Maize crop flip-flop
Government’s early estimates challenge the private sector’s bleak outlook
The government this week tried to calm the maize market by announcing its first crop estimates for the 2016 season a full month earlier after industry players asked the state to speed up the release of the information. The prognosis is nowhere near as bleak as the estimates from the private sector have thus far indicated, according to the department of agriculture, forestry and fisheries’ Crop Estimates Committee.
Due to the ongoing drought, earlier numbers were “desperately required for industry to plan”, said Rona Beukes, the department’s senior statistician for crop estimates.
The preliminary estimate is that South Africa’s drought-ravaged farmers will produce 7.4 million tons of maize this season.
That would still be the second worst harvest in a decade, but is a lot better than the cataclysmic crop predictions of only 5 million tons that came from some organised industry groups.
South Africa needs roughly 10.5 million tons of maize a year. The split between white and yellow maize is about 50-50.
The problem is that the white maize crop is where the drought damage is most severe. Imported white maize is far more expensive than yellow maize, and feeds directly into household food budgets.
The Crop Estimates Committee’s numbers are based on a survey of farmers and are generally in the ballpark.
The estimate was “the best number you could get”, said Wessel Lemmer, an agribusiness economist at Absa. “It demonstrates that the producers are not trying to push up prices.”
He said if farmers were trying to keep maize prices high, the committee’s survey would not have produced the numbers it did.
This was the first time the committee had attempted to estimate crops this early in the year, and there were no previous data to judge how it would affect the accuracy of the numbers, Beukes said.
Grain SA, which represents farmers, greeted the estimate with a warning that there was no guarantee it would be correct.
The largest margin of error the committee had in recent years was when it underestimated the 2014 crop by 14%, causing a short-lived price bubble.
Arguably, the early estimate means it could be conservative because some late planting of maize was still possible this month.
At the same time, the estimate indicated that farmers expected the yield to be 3.7 tons per hectare – the same as last year.
The yield can vary sharply year to year. It averaged 5.3 tons per hectare in the 2014 season, when maize production hit a historic high.
One reason the yield this year could stay the same as last year, despite the dryer conditions, was that there was a higher proportion of irrigated maize in the ground this year, said Beukes.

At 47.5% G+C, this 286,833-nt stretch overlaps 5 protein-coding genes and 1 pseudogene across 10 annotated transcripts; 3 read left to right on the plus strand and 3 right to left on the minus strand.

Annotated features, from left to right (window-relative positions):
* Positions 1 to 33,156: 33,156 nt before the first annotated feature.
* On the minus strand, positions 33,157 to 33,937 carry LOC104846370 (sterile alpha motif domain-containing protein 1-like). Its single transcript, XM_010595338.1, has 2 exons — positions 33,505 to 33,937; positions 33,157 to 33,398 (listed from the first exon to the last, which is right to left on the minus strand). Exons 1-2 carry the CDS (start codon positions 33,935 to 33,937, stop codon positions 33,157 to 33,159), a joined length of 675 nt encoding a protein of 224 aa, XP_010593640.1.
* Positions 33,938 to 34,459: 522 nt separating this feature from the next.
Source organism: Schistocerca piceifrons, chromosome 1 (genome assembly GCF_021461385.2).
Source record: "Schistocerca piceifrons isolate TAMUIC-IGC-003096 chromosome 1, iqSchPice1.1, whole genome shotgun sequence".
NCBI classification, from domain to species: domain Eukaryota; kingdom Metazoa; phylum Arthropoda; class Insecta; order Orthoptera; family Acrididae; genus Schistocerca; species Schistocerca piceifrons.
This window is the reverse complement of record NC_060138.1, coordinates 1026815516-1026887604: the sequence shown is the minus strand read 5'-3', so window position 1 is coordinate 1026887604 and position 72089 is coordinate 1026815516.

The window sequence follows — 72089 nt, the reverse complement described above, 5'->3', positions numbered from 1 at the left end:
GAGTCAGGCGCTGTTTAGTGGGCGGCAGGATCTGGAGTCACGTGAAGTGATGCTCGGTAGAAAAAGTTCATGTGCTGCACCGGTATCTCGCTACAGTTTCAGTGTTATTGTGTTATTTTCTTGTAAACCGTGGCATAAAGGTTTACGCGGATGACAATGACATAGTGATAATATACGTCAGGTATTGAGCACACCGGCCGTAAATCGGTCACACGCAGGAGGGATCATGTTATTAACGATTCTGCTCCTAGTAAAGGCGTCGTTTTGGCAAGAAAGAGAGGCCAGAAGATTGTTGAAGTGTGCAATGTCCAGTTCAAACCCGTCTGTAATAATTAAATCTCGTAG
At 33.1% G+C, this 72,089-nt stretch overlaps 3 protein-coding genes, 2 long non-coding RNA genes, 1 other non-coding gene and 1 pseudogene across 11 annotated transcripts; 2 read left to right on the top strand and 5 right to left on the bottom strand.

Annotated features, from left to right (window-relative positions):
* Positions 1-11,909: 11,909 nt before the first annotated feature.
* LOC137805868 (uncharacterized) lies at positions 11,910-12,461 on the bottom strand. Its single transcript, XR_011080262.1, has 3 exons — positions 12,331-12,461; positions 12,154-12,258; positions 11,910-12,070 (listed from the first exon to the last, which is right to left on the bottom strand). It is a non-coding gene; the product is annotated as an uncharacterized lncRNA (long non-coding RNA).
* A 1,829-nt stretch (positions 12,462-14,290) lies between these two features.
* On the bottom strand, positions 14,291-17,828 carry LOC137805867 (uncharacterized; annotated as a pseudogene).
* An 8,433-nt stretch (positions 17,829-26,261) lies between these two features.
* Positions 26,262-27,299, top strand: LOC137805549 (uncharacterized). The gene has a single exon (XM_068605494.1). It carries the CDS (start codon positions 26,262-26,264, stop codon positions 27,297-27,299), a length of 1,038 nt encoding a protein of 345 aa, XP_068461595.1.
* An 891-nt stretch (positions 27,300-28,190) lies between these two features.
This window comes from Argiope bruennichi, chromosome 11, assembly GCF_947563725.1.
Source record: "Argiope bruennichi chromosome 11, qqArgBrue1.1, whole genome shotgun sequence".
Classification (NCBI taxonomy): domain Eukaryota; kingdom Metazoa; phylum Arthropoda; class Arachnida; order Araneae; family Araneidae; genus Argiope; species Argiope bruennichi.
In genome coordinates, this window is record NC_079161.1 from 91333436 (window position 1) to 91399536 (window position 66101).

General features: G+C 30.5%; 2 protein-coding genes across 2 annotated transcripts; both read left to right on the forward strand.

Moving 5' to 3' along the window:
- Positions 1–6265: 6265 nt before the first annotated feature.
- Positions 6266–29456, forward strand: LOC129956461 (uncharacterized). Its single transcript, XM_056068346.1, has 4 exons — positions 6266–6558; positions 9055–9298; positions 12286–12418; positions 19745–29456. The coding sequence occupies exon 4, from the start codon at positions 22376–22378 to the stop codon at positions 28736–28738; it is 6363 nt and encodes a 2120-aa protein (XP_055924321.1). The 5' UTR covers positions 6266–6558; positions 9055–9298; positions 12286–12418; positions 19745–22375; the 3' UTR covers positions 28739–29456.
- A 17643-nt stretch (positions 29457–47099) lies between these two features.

The good news seems to have had some effect on the sky-high maize prices on the JSE’s Safex commodity exchange.
White maize, which is harder to import because so few countries trade in it, was going for as much as R5 300 a ton last week. This week, it traded at R5 016.00 on Friday.
Yellow maize has been trading at almost exactly import parity. It hit a record of R4 000 last week. This week, it traded at R3 810 on Friday.
Prices started falling before the crop estimate was released. This probably had more to do with maize prices now being tied completely to the rand because of the expectation that massive quantities would be imported.
The import parity price for yellow maize fell from R3 953 per ton last week to R3 915.15 on Friday, mainly because of the rand.
According to Lemmer, the price of yellow maize would probably stay at import parity and move with the rand, while there was a possibility white maize prices could fall more dramatically.
White maize is trading at a historic premium to the yellow variant, and that gap could close because of the good news contained in the crop estimates.
The price reflects concerns that South Africa can’t find enough white maize on the international market.
“As soon as the first white mealies are on the ships, the market may relax a little,” said Lemmer.
What the committee said
The Crop Estimates Committee’s numbers are based on another estimate – the hectares actually planted in the traditional planting period of November and December.
This is then multiplied by the average yield per hectare from last year, which was 3.8 tons per hectare.
This week’s estimates claimed that just less than 2 million hectares of farmland had been planted with maize this year – 25% less than normal. The drop is far more pronounced for white maize. Farmers planted 30.5% less land with white maize and 20% less with yellow maize compared with last year’s numbers.
Combined with the far higher cost of imported white maize, the prognosis is still severe for food prices.
Bad news on beans and nuts
Maize is the major food crop in South Africa, but the Crop Estimates Committee’s numbers show significant problems developing elsewhere.
The dry-bean and peanut crops this year are estimated to be half of last year’s.
The country is traditionally an importer of beans, but the extent of import dependence will skyrocket this year, with the total crop estimated at only 35 150 tons. South Africans tend to consume about 110 000 tons of beans a year. The year’s peanut crop is estimated to come in at 29 600 tons – half the local requirement.